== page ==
To achieve certain goals by the deadline and a productive work of the team, various methods of assessment and determination of terms are used in the work. Today we’ll talk about one of them - it’s called Story Points, one of the methods for task assessment.
For starters, what is task assessment? Each team knows what it is and what it is for. Task assessment is an approximate time of its completion. Before starting a project, customers make an assessment of their work. Most often they prefer to use time as an evaluation unit. For example, task A will take 2 hours, task B will take 6 hours, etc. Task assessment is based on the amount of work, as well as the time taken to complete the previous one. But this method is not always suitable for the project, as it can lead to disagreements and misunderstandings between customers and developers for certain reasons.
Evaluation of a task is simply an identification of the amount of time that will be spent on its implementation, but not an exact date for completing the work. The exact date is called a commitment. These concepts are very often confused. Commitments are schedules by which project management is determined. They are agreed with customers, and are also regulated by goals and evaluations. Why can this lead to disagreement? Very often, managers make mistakes, assign evaluation to developers as commitments. In this case, to be safe, the developer gives himself extra time, thereby overstating his assessment. For example, a task that was previously completed in 4 hours is planned to be completed in 10 hours. For managers, such an assessment seems
unreasonable, so they begin negotiations with developers and seek a compromise. The task will be completed in 6 hours, although in fact in 4, organizationally this does not make sense. Commitments put a lot of pressure on the decision of task assessment. But
the main problem here is that time is used as a unit of measure for evaluating work. You may incorrectly think that if a standard working day lasts 8 hours, then you can manage to complete one five-hour task and two one and a half hour tasks. As a result, developers and managers associate a time assessment with working time, which makes it possible to confuse
the assessment of a task and a commitment.
In order to avoid such disagreements, there is a method of analogous task assessment - Story Points. It is often used in development, but the difference is that it does not use time units. This allows not to confuse the assessment of tasks and commitments, because sometimes developers and managers do not understand each other. Misunderstandings can lead to failure to meet internal deadlines, spoiled relations between managers and developers, as well as problems in project management.
Story Points eliminates time as a unit of measure for task assessment, thereby eradicating the problems mentioned above. Instead of hours, points are used in task assessment. This method helps developers move away from trying to estimate the exact amount of time that the task will take, including in relation to other parts of the work.
Planning plays an important role in developing. The team must evaluate its strengths and compare them with the amount of time to take as many tasks
as possible for the sprint. The developer studies the task as part of his project and presents an integer value called Story Points. Everything is very logical here, complex tasks get big points, lighter tasks - small ones.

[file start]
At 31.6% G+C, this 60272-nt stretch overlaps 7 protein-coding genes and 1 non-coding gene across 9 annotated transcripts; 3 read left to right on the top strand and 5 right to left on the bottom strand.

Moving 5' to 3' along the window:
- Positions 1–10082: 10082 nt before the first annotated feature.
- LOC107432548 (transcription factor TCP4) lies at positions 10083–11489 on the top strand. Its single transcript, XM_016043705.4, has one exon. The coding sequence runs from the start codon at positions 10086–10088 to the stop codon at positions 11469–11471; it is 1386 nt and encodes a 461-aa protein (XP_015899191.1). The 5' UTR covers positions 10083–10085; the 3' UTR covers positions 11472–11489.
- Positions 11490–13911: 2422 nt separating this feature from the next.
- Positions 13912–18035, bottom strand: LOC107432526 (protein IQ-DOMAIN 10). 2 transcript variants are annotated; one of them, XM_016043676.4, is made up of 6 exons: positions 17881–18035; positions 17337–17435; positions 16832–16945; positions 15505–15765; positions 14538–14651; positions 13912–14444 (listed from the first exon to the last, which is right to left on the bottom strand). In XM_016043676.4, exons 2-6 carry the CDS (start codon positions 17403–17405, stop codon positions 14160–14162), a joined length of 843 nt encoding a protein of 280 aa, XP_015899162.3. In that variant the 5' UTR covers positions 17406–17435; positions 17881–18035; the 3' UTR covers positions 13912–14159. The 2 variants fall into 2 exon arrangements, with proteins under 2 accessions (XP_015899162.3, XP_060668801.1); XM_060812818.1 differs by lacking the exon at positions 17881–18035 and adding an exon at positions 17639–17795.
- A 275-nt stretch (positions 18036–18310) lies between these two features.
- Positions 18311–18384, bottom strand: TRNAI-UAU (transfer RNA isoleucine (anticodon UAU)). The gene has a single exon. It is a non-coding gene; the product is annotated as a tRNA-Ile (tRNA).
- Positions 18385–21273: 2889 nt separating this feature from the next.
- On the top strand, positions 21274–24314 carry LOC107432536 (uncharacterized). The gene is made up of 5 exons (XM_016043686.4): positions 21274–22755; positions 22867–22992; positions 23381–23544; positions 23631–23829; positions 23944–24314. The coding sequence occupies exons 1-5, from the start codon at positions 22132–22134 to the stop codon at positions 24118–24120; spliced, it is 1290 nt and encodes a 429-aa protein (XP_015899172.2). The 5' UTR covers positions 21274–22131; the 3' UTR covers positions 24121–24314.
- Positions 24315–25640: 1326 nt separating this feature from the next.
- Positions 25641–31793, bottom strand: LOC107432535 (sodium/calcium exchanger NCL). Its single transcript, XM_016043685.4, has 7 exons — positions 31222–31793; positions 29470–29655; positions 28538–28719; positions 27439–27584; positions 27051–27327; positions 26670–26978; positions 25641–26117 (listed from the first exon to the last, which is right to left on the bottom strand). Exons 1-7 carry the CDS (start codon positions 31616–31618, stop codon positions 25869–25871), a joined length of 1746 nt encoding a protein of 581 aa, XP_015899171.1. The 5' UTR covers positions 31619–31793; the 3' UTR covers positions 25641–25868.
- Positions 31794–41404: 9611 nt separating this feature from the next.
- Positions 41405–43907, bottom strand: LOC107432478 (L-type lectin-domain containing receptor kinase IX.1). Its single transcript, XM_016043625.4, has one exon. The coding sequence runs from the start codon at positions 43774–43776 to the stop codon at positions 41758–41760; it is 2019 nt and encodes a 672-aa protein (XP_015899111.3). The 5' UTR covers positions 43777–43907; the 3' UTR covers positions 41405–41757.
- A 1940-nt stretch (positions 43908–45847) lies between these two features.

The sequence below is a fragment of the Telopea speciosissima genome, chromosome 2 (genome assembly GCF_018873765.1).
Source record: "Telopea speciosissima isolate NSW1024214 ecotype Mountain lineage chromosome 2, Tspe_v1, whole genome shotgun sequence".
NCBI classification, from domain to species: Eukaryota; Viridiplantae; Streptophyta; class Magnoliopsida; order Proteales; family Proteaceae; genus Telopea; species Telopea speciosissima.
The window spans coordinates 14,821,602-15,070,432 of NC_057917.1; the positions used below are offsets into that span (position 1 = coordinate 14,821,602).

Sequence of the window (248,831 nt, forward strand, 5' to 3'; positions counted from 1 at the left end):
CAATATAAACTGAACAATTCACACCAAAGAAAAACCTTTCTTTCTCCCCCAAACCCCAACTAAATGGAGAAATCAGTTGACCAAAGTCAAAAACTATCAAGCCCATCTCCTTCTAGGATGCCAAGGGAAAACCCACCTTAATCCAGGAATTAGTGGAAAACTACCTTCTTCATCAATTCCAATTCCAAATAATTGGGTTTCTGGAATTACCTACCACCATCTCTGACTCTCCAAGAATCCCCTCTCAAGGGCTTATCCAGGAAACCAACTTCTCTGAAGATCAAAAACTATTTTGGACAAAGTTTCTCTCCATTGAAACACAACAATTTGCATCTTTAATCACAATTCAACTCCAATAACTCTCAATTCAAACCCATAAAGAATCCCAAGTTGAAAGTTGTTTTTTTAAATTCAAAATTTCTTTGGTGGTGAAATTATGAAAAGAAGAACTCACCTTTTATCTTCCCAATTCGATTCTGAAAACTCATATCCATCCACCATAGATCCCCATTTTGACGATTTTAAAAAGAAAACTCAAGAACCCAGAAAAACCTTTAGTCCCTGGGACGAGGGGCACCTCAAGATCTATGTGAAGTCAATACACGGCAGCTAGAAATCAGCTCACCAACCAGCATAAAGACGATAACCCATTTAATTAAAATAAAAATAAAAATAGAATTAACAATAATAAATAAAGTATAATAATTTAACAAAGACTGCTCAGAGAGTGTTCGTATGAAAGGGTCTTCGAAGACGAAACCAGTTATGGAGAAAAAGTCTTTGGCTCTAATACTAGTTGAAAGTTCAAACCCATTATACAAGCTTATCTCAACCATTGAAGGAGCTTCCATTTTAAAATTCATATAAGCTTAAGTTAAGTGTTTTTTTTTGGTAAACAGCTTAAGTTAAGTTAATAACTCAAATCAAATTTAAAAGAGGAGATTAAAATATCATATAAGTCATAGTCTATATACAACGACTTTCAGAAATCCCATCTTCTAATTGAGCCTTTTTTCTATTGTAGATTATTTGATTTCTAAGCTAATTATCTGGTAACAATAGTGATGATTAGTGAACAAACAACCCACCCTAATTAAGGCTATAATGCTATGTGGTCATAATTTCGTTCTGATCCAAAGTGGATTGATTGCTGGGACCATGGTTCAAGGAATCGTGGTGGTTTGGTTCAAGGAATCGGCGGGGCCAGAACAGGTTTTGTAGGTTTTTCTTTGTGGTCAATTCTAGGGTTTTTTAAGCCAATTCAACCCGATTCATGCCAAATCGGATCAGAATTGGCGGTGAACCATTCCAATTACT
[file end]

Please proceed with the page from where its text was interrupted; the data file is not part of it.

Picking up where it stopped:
This helps the team correctly prioritize tasks. Task assessment can be carried out in the form of sizes, colors and even breeds of dogs, but the Fibonacci sequence is much more practical and understandable.
A Fibonacci sequence is a sequence of numbers, where any single number is the sum of two previous numbers. In development, a part of the sequence is usually taken from 1 to 13: 1, 2, 3, 5, 8, 13. 21 or more can be used for large epics or user stories. How it works? If the assessment is between two numbers, then it can be rounded to the nearest available number. This helps to avoid overly accurate estimates. So, if three is assigned as the first assessment of a task, and the next task seems to be about twice as large, do not assign it
six. The Fibonacci sequence allows you to round your score to eight. Thus, you can control your estimates and deal with uncertainty without accepting unintentional obligations. It is much more convenient to evaluate things by relative sizes.
Here is a real-life example to demonstrate how this concept works. For example, you want to estimate the size of a building. Trying to estimate its size by intuition, you assume that it is about 80 meters in height. Another method would be to compare this size with another building. Select the
smaller next to it and use it for scale. Thus, a taller building can be as three small ones.
Story Points is a great alternative to evaluating work by the number of hours, but like everywhere else, this method of evaluating tasks has its disadvantages. It is not suitable for everyone and is not the most common practice in the industry, even among Agile and Scrum software developers. Story Points can be tricky. Firstly, to implement this method, you need to strain your brains. Story Points is a rather confusing condition for task assessment for developers - to switch their thinking from time estimates to points. It often happens that developers involuntarily transform the predicted number of hours into the number of Story Points. The effectiveness of the Story Points method depends of course on the team. Using our company as an example, after some practice, the developers have learned and are used to using the Story Points method to make a correct task assessment.
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